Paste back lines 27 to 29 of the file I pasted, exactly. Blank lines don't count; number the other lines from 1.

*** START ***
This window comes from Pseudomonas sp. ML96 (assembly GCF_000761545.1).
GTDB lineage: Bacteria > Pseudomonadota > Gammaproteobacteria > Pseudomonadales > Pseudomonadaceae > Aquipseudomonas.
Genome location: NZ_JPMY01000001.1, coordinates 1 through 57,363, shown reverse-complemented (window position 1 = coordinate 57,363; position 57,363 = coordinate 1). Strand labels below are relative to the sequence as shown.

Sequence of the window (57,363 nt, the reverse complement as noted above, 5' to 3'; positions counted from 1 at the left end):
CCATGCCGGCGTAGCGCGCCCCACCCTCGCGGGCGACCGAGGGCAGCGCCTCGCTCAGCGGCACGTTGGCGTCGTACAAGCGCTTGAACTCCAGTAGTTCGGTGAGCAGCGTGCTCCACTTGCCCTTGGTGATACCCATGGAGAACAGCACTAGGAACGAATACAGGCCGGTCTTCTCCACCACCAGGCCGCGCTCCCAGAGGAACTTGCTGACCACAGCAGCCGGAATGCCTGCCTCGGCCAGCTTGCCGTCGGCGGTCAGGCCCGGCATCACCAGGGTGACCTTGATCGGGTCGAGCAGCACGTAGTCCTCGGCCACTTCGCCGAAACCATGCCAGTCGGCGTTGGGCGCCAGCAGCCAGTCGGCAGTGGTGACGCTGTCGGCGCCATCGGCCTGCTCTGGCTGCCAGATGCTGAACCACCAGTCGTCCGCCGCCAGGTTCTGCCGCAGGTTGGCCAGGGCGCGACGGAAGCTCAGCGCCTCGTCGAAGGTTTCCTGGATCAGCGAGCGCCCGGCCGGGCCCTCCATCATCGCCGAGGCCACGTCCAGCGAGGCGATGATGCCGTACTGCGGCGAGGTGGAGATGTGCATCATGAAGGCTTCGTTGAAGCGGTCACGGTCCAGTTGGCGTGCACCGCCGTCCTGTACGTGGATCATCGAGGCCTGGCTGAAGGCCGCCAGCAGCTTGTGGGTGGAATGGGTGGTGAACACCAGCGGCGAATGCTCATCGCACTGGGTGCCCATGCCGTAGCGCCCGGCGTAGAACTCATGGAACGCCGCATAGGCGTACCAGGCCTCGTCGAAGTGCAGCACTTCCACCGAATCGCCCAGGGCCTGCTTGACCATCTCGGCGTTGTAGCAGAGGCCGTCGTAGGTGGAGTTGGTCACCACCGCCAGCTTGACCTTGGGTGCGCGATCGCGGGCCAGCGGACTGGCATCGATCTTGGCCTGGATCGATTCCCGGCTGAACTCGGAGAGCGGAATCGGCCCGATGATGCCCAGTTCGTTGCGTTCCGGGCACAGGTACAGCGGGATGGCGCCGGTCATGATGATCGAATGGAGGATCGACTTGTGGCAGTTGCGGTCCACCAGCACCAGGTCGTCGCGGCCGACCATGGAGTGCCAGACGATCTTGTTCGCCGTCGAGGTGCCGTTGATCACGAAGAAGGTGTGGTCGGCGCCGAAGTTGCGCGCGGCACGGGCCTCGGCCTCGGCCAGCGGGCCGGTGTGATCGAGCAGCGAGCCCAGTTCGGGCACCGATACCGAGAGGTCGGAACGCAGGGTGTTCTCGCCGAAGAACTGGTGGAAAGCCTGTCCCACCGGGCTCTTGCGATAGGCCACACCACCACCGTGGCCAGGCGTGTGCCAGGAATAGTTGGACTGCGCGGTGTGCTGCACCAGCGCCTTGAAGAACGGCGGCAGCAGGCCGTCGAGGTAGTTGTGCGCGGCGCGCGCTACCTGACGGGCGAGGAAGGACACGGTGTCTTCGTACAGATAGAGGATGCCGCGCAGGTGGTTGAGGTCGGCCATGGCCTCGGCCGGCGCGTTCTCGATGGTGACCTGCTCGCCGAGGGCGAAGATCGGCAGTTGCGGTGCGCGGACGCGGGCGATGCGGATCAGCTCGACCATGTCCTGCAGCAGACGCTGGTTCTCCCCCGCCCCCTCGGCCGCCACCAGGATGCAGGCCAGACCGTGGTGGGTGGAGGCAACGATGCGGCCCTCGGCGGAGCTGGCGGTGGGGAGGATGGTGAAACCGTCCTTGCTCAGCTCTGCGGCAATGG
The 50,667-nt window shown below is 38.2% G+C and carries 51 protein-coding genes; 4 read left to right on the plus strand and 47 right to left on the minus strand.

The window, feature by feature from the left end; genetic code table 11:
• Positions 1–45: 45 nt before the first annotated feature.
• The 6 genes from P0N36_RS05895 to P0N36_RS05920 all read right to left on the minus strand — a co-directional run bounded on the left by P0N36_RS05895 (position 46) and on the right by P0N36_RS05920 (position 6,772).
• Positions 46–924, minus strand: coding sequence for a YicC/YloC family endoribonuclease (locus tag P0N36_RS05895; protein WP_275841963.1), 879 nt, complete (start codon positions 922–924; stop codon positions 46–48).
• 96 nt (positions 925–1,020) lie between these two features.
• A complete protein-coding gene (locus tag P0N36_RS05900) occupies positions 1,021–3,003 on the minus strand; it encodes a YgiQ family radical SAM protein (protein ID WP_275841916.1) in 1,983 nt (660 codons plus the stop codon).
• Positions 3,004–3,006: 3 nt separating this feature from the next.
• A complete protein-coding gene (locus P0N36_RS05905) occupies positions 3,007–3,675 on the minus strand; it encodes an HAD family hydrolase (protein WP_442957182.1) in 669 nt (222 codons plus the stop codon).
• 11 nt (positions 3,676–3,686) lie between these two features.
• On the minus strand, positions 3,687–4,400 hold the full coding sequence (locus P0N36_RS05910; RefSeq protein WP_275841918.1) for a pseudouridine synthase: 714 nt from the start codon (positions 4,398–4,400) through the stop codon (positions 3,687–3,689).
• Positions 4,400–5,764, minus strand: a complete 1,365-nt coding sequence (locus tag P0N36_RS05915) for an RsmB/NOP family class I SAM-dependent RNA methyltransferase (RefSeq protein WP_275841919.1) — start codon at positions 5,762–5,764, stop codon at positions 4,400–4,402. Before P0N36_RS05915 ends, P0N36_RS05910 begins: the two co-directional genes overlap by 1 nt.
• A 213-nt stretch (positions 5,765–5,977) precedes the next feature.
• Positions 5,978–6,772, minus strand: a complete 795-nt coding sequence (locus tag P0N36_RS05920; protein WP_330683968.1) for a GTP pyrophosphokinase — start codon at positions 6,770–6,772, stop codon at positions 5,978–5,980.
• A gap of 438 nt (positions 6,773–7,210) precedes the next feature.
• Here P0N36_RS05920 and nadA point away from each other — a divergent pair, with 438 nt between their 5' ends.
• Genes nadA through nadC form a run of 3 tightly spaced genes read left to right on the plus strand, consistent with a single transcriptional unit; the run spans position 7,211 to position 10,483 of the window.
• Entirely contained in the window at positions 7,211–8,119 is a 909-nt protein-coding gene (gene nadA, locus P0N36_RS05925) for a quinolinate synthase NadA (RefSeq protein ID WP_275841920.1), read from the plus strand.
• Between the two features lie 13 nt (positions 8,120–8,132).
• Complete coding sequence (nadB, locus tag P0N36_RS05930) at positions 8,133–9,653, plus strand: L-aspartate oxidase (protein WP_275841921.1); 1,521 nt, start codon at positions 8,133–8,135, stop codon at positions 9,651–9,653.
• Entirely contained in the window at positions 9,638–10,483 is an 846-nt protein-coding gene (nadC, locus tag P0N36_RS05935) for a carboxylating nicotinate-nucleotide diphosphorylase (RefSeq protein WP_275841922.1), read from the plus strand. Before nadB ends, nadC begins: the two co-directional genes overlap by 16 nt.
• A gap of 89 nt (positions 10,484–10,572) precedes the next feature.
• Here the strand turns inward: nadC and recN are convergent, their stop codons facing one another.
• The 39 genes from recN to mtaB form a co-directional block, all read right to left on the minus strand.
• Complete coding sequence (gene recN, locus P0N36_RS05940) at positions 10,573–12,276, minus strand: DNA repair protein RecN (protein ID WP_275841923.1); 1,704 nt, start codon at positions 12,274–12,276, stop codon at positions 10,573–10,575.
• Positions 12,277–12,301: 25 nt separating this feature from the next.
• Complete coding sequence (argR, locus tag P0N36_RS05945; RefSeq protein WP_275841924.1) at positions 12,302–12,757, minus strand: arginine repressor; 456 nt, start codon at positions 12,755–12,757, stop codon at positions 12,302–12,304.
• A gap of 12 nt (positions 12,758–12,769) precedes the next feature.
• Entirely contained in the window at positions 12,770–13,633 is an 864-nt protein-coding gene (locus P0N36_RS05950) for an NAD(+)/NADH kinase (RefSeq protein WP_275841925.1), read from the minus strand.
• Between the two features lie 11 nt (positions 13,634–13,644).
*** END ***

• A gap of 89 nt (positions 10,484–10,572) precedes the next feature.
• Here the strand turns inward: nadC and recN are convergent, their stop codons facing one another.
• The 39 genes from recN to mtaB form a co-directional block, all read right to left on the minus strand.